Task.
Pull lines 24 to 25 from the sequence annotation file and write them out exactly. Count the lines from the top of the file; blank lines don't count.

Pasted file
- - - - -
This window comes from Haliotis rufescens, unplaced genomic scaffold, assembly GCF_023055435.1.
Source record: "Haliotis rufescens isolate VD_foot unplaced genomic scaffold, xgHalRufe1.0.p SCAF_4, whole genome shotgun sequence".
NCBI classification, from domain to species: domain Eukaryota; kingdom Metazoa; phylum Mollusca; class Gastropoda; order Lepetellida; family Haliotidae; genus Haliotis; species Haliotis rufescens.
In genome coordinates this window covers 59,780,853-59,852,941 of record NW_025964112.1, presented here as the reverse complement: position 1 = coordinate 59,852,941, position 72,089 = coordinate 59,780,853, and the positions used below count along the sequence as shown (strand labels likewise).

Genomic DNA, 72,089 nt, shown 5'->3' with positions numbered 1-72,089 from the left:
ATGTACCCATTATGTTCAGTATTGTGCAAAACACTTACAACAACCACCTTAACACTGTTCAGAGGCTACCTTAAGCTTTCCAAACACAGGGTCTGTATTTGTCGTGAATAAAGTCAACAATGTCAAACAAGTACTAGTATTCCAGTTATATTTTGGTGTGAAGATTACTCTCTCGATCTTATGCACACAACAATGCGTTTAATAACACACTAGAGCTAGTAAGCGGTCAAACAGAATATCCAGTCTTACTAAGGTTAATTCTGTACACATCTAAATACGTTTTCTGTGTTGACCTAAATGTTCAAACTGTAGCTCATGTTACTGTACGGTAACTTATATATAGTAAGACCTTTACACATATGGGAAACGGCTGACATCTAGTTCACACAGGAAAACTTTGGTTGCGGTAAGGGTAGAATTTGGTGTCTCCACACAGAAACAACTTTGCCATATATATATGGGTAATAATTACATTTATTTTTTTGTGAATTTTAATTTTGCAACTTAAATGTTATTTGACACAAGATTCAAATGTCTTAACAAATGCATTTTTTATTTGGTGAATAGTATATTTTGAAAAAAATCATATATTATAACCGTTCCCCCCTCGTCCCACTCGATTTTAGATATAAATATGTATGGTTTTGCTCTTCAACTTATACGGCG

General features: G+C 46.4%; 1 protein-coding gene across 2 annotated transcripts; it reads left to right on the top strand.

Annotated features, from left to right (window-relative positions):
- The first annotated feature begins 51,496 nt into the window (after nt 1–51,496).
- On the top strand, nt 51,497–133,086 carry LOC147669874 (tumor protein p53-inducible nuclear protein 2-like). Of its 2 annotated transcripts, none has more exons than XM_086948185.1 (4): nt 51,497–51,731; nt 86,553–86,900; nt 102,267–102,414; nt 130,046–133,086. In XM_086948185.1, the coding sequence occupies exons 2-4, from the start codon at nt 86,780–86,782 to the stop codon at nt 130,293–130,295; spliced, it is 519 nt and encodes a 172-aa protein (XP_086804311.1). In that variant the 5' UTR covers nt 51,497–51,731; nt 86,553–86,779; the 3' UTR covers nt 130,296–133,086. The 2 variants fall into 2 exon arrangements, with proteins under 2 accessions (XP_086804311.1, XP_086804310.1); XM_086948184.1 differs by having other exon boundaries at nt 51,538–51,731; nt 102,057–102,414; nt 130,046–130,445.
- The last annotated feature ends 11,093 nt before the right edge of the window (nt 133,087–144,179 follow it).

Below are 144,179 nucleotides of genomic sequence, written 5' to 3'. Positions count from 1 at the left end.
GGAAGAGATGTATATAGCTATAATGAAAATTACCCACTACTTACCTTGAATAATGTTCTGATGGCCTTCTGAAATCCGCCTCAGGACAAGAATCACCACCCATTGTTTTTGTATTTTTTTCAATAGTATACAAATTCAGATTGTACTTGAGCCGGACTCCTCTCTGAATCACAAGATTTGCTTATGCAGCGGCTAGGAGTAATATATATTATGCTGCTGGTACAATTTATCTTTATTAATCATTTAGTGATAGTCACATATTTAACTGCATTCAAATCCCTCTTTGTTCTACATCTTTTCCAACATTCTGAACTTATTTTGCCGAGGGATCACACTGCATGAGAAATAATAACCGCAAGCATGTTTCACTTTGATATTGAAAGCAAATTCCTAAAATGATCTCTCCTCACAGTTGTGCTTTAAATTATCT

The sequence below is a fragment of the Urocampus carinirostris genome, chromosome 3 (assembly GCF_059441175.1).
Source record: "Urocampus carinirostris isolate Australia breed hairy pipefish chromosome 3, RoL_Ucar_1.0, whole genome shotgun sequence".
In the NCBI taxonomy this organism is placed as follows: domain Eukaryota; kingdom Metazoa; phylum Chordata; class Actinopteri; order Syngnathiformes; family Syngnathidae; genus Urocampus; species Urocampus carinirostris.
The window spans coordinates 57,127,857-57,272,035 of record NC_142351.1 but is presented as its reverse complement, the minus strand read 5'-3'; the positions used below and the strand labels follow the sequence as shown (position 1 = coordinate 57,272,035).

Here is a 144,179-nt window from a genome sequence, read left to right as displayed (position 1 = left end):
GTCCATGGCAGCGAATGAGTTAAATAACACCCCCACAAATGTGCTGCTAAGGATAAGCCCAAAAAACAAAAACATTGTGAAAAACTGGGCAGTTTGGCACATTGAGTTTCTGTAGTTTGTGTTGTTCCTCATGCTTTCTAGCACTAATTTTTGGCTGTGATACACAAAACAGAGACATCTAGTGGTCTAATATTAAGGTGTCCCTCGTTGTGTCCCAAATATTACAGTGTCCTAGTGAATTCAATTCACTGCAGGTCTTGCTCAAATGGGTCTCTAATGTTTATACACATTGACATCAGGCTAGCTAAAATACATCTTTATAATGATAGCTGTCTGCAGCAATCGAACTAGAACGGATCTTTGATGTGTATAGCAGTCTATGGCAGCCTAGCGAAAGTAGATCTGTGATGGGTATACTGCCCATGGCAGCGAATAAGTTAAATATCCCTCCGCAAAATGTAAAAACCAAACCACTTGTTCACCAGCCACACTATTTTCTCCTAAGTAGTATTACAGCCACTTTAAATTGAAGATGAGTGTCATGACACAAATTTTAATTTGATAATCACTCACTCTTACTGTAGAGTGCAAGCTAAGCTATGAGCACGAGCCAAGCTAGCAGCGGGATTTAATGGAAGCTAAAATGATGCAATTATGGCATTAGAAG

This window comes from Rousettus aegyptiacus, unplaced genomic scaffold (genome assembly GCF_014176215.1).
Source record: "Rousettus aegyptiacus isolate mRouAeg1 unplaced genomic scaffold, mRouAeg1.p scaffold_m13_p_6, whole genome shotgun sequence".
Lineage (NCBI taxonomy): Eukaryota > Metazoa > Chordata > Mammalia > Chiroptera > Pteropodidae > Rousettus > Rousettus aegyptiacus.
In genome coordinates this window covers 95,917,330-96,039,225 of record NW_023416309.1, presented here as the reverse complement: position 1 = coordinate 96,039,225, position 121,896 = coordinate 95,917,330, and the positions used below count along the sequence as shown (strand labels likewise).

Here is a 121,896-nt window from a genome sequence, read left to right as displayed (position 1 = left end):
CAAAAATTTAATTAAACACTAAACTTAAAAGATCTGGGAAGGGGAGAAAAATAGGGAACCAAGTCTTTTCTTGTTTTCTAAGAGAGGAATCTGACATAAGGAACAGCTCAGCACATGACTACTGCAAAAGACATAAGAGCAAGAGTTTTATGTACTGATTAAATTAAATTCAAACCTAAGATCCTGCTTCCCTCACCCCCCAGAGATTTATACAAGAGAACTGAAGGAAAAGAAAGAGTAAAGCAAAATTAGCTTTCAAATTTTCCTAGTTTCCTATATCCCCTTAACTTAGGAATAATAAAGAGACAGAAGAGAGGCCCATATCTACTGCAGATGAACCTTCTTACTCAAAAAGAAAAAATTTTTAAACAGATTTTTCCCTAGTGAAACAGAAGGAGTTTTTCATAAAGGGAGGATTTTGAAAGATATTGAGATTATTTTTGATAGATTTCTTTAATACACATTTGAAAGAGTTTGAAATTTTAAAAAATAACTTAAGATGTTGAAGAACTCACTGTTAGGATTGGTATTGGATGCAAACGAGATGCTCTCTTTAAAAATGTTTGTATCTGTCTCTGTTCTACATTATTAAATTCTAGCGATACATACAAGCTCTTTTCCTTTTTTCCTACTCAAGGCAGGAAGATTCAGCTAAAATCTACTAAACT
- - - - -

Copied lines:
Here is a 121,896-nt window from a genome sequence, read left to right as displayed (position 1 = left end):
CAAAAATTTAATTAAACACTAAACTTAAAAGATCTGGGAAGGGGAGAAAAATAGGGAACCAAGTCTTTTCTTGTTTTCTAAGAGAGGAATCTGACATAAGGAACAGCTCAGCACATGACTACTGCAAAAGACATAAGAGCAAGAGTTTTATGTACTGATTAAATTAAATTCAAACCTAAGATCCTGCTTCCCTCACCCCCCAGAGATTTATACAAGAGAACTGAAGGAAAAGAAAGAGTAAAGCAAAATTAGCTTTCAAATTTTCCTAGTTTCCTATATCCCCTTAACTTAGGAATAATAAAGAGACAGAAGAGAGGCCCATATCTACTGCAGATGAACCTTCTTACTCAAAAAGAAAAAATTTTTAAACAGATTTTTCCCTAGTGAAACAGAAGGAGTTTTTCATAAAGGGAGGATTTTGAAAGATATTGAGATTATTTTTGATAGATTTCTTTAATACACATTTGAAAGAGTTTGAAATTTTAAAAAATAACTTAAGATGTTGAAGAACTCACTGTTAGGATTGGTATTGGATGCAAACGAGATGCTCTCTTTAAAAATGTTTGTATCTGTCTCTGTTCTACATTATTAAATTCTAGCGATACATACAAGCTCTTTTCCTTTTTTCCTACTCAAGGCAGGAAGATTCAGCTAAAATCTACTAAACT